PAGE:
Two accounts in the Gospel of John of women running to share good news always bring tears to my eyes—and leave me breathless. The first is when Jesus encounters the Samaritan woman, and the second is when He reveals himself to Mary Magdalene on that first Easter morning.
You may know the story of Jesus’ encounter with the Samaritan woman—how He takes an undesirable route on a journey from Galilee in the north of Israel to Jerusalem in the south just to make sure He meets up with her. She is a woman scorned. Having survived five bad marriages, she is now living with a man she didn’t bother to marry. She goes to gather water at the well in the heat of the day in order to avoid giving the other women in the village another opportunity to gossip about her. Then she “just happens” to run into Jesus.
Reading the full account in John 4:7-29 changes lives today just as the encounter with Jesus changed hers that day so long ago. For Jesus doesn’t condemn her, He simply lets her know that He knows all about her, and cares about her anyway. He discusses theology with her, explains how He is the Source of living water, and then—to this most unlikely of confidantes—reveals that He is the Messiah. John 4:28 states what happens next: Then, leaving her water jar, the woman went back to the town and said to the people, “Come, see a man who told me everything I ever did. Could this be the Christ?”
Ken Gire, in his wonderful book Intimate Moments with the Savior, describes the scene like this: “In that intimate moment of perception, she leaves to tell this good news to the city that has both shared her and shunned her. Behind, left in the sand, is her empty water jar. Stretching before her is a whole new life. And with her heart overflowing with living water she starts to run. Slowly at first. Then as fast as her new legs will take her. “
The second encounter that takes my breath away is found in John 20:10-18. Remember Mary Magdalene? She’s the woman Jesus saved from seven demons. A loyal follower, she stands by Mary, the mother of Jesus, throughout his crucifixion. In her complete devotion, she is last at the cross, first at the tomb. How horrified she is to find the stone rolled away, and the tomb empty! First she runs to tell the disciples what she discovered, then she runs back with them to the tomb. They leave, but she stays.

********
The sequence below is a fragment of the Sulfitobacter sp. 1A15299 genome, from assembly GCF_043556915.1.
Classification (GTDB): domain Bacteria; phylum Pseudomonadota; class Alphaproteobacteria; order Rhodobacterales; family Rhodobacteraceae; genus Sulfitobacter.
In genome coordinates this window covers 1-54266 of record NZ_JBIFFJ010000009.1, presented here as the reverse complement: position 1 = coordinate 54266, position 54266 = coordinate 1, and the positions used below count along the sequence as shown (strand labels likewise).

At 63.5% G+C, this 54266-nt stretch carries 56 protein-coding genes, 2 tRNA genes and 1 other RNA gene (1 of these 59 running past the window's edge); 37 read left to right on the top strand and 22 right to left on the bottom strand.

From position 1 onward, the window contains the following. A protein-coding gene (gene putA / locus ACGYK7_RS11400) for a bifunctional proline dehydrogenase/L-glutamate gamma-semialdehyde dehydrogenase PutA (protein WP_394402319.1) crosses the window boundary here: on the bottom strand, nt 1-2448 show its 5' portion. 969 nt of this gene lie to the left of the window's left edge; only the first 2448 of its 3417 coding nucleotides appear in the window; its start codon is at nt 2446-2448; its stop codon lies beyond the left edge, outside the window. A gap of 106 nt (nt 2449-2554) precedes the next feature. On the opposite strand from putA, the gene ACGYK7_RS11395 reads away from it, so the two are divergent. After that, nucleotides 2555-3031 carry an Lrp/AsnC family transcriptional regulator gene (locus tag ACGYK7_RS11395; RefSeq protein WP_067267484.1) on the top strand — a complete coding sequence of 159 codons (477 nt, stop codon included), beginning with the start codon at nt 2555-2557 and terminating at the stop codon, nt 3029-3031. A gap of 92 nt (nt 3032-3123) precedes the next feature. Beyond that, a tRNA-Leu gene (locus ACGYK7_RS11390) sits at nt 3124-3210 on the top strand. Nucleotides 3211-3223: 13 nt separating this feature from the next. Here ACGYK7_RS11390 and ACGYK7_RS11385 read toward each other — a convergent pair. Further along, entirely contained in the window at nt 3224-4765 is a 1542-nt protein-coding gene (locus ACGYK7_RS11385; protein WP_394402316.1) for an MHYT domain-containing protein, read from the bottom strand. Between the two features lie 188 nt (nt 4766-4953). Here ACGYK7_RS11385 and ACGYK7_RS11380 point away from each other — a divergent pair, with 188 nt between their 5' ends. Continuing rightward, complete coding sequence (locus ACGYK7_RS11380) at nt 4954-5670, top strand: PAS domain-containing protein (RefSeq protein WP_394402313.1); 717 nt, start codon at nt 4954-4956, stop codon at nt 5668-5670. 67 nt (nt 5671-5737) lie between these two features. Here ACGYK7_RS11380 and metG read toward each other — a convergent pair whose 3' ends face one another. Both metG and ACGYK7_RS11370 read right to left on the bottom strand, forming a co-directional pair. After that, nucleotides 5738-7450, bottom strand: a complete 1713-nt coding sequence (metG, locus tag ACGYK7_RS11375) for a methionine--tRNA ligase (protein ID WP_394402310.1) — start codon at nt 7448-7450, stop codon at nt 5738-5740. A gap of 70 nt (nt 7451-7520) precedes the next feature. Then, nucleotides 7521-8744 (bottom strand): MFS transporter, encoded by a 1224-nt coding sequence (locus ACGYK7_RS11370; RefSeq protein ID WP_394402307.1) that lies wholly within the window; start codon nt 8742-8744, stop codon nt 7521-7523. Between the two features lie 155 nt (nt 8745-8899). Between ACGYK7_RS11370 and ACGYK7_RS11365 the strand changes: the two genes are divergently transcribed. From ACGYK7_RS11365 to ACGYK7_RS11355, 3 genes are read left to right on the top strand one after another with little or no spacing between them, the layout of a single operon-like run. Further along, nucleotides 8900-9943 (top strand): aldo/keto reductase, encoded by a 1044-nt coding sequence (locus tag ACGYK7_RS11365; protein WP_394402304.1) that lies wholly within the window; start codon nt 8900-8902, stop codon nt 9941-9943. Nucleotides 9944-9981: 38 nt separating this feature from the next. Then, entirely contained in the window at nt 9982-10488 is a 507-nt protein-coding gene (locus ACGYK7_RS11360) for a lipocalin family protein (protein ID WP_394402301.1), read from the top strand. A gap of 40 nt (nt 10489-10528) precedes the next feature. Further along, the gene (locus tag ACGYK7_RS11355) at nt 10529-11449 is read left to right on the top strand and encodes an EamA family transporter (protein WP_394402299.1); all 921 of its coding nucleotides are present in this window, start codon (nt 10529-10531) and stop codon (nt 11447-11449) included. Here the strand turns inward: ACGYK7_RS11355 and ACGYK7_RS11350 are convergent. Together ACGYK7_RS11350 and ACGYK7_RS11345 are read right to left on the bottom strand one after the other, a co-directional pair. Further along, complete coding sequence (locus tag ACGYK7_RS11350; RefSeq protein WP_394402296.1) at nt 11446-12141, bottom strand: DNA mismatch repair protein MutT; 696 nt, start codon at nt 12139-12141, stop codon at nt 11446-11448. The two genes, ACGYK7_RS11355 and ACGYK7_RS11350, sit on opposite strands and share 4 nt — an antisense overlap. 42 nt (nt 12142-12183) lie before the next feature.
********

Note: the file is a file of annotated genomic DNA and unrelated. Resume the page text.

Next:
And we know what happens next. She, too, encounters a man. John 20:15-16 reads: “Woman,” he said, “why are you crying? Who is it you are looking for?” Thinking he was the gardener, she said, “Sir, if you have carried him away, tell me where you have put him, and I will get him.” Jesus said to her, “Mary.” She turned toward him and cried out in Aramaic, “Rabonni!” (which means Teacher).
Jesus tells Mary Magdalene to go and tell the others that He has risen, and will soon be returning to His father in heaven. John 20:18 tells us: Mary Magdalene went to the disciples with the news: “I have seen the Lord!”
I can only imagine how tired she is after crying for two days, not sleeping, and running to the tomb not just once on that first Easter morning, but twice! Yet I’m sure that once she hears the greatest news of all, she doesn’t just saunter into town to tell the others. She runs—her sandals pounding the dirt path as she holds onto her head covering with one hand and wipes away tears with the other.
This Easter, may you also have an intimate encounter with Jesus. May you see Him for who He truly is—then run as fast as you can to tell someone the good news! Have a blessed, joyful Easter.